Bedrock of future criminal justice jobs built on Granite Hills campus

Granite Hills concludes construction at their CTE justice center, is ready to welcome students 

PORTERVILLE – When students are finally able to return to Granite Hills High School, they’ll enjoy a luxury that few other students in the state will have. The new Creer Techincal Education (CTE) Justice Center on the school’s campus has finished construction and is ready to open.

A notice of completion for the project was approved at last Thursday’s Porterville Unified School District (PUSD) meeting. This came three months after Granite Hills held a groundbreaking ceremony that was attended by superintendent Nate Nelson, Board President Lillian Durbin, Tulare County District Attorney (DA) Tim Ward, Tulare County Assistant DA Robert Dempsie, Porterville Police Department Chief Eric Kroutil, plus a few other members of the board and of the justice and law enforcement community.

The high school has been working on newer facilities for their various pathways. The new justice center will mainly benefit students in the Law, Justice and Ethics (LJE) pathway but members of the public will occasionally be able to use it. Granite Hills is one of the only schools in California to have a justice center on their campus with a working courtroom. It will be used for mock trials and will also have new classrooms and a forensic lab. The timing is also beneficial since the Tulare County Public Defender’s Office and the DA’s office has recently opened a facility in Porterville. According to PUSD’s public information officer Jason Pommier, this facility along with the evolution of the LJE pathway, will go a long way in creating equity within the legal profession for students in Porterville and showing them the vast array of career options that they have, especially for their minority students.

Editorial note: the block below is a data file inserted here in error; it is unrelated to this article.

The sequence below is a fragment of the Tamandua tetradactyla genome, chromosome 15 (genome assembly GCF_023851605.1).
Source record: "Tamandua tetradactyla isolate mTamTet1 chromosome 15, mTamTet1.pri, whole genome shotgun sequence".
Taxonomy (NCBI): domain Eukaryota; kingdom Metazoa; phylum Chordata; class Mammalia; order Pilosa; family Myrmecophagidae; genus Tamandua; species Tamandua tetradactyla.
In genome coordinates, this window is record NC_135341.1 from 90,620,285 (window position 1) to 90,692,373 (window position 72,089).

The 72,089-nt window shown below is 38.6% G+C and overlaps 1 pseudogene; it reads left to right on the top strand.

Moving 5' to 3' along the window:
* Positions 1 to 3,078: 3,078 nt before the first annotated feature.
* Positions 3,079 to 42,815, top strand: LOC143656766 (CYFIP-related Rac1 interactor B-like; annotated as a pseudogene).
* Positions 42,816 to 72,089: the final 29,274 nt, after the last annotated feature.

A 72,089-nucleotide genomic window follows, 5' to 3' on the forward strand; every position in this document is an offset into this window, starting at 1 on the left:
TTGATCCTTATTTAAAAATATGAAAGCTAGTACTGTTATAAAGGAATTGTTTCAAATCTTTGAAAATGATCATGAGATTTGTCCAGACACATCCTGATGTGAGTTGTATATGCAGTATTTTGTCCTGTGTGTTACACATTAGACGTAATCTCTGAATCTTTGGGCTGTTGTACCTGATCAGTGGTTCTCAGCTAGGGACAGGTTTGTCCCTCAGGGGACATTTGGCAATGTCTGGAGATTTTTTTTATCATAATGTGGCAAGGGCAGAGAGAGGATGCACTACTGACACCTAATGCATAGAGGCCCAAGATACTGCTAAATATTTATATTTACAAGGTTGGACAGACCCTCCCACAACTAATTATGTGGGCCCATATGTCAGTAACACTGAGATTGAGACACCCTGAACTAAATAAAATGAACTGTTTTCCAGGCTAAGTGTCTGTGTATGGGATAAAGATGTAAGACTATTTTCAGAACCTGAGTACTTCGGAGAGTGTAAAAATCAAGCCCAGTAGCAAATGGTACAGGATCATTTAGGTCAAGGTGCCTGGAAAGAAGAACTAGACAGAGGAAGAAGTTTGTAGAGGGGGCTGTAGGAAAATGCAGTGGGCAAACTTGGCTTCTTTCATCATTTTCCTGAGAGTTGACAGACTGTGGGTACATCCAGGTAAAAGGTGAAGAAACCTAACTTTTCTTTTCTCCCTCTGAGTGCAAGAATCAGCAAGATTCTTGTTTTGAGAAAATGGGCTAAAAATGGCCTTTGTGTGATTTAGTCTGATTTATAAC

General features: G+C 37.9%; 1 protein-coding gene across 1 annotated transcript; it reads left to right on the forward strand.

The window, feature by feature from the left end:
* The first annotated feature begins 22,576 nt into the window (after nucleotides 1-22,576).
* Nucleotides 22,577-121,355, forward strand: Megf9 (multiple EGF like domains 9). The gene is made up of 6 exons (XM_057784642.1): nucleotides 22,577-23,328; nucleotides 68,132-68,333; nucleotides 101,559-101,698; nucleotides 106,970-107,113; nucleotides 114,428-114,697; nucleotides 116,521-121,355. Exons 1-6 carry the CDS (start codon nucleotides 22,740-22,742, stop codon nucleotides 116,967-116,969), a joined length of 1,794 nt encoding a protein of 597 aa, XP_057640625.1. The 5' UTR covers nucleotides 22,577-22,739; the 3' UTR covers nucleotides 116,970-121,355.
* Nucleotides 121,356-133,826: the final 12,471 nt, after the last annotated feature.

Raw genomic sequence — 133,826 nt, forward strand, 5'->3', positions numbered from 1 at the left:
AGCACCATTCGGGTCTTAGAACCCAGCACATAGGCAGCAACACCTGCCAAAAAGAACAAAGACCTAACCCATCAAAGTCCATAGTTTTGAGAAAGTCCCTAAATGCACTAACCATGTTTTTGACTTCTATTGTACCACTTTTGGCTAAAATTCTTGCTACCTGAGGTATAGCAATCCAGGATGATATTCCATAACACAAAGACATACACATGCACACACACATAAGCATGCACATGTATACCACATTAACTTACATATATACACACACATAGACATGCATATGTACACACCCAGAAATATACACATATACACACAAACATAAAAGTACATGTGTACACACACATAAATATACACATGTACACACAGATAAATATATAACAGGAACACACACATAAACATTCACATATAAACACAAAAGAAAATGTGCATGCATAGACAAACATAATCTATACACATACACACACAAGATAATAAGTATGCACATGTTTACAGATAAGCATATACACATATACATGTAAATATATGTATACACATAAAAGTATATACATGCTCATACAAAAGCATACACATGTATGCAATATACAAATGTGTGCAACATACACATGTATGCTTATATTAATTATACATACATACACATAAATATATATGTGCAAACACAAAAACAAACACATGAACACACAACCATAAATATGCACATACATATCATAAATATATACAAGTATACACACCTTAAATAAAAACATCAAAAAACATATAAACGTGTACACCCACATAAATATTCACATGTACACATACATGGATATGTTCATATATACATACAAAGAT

“With our socioeconomic status here in Porterville, we have a lot of Latino students. So now we can see a lot of those students have the opportunity to work with the DA office and have more homegrown lawyers work here,” Pommier said.

Assistant DA Robert Dempsie sits on the advisory board for the program. He deems the state has recognized the hard work of the students in the LJE pathway with the grant to build this building. Other members of the advisory board are made up of business partners from various offices such as the DA, Judge Roper from the Tulare County Superior Court, officers from California Highway Patrol, Porterville Police Department, Tulare County Sheriff’s Department, and Tulare County Public Defender office.

“All of these organizations are there to show students the type of professions that are available in our community and throughout the state. Law enforcement agencies can recruit future officers,” Dempsie said.

The advisory board works to engage and build relationships with students. According to Dempsie, it is important in today’s world for young people to have a relationship with law enforcement. Students at Granite Hills can feel comfortable having conversations with judges, police officers and attorneys.

With the new justice center ready to open, the advisory board can now promote events like the annual mock trial. That event usually happens at the Visalia courthouse and includes teams of students from various high schools around Tulare County. They compete by simulating a court trial in front of people like Judge Roper and other attorneys who are there to score. Now that the new justice center at Granite Hills is complete, Depsie hopes that it can host the mock trial in the future.

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